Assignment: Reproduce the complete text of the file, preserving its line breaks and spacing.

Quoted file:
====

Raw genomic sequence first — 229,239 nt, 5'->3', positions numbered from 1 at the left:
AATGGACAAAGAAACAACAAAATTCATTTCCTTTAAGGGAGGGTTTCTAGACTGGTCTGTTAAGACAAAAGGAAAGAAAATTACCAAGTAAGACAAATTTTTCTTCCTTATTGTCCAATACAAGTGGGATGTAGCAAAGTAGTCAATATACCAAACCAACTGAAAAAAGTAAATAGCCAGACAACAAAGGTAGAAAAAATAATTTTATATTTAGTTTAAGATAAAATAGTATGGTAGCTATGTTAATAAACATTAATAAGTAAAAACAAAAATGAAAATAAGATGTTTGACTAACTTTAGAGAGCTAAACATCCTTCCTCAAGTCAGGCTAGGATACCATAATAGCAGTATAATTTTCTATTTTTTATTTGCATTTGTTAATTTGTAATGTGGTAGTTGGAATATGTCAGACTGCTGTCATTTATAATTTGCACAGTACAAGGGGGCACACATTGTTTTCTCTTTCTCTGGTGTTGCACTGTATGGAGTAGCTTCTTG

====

Raw genomic sequence first — 229,239 nt, 5'->3', positions numbered from 1 at the left:
AATGGACAAAGAAACAACAAAATTCATTTCCTTTAAGGGAGGGTTTCTAGACTGGTCTGTTAAGACAAAAGGAAAGAAAATTACCAAGTAAGACAAATTTTTCTTCCTTATTGTCCAATACAAGTGGGATGTAGCAAAGTAGTCAATATACCAAACCAACTGAAAAAAGTAAATAGCCAGACAACAAAGGTAGAAAAAATAATTTTATATTTAGTTTAAGATAAAATAGTATGGTAGCTATGTTAATAAACATTAATAAGTAAAAACAAAAATGAAAATAAGATGTTTGACTAACTTTAGAGAGCTAAACATCCTTCCTCAAGTCAGGCTAGGATACCATAATAGCAGTATAATTTTCTATTTTTTATTTGCATTTGTTAATTTGTAATGTGGTAGTTGGAATATGTCAGACTGCTGTCATTTATAATTTGCACAGTACAAGGGGGCACACATTGTTTTCTCTTTCTCTGGTGTTGCACTGTATGGAGTAGCTTCTTG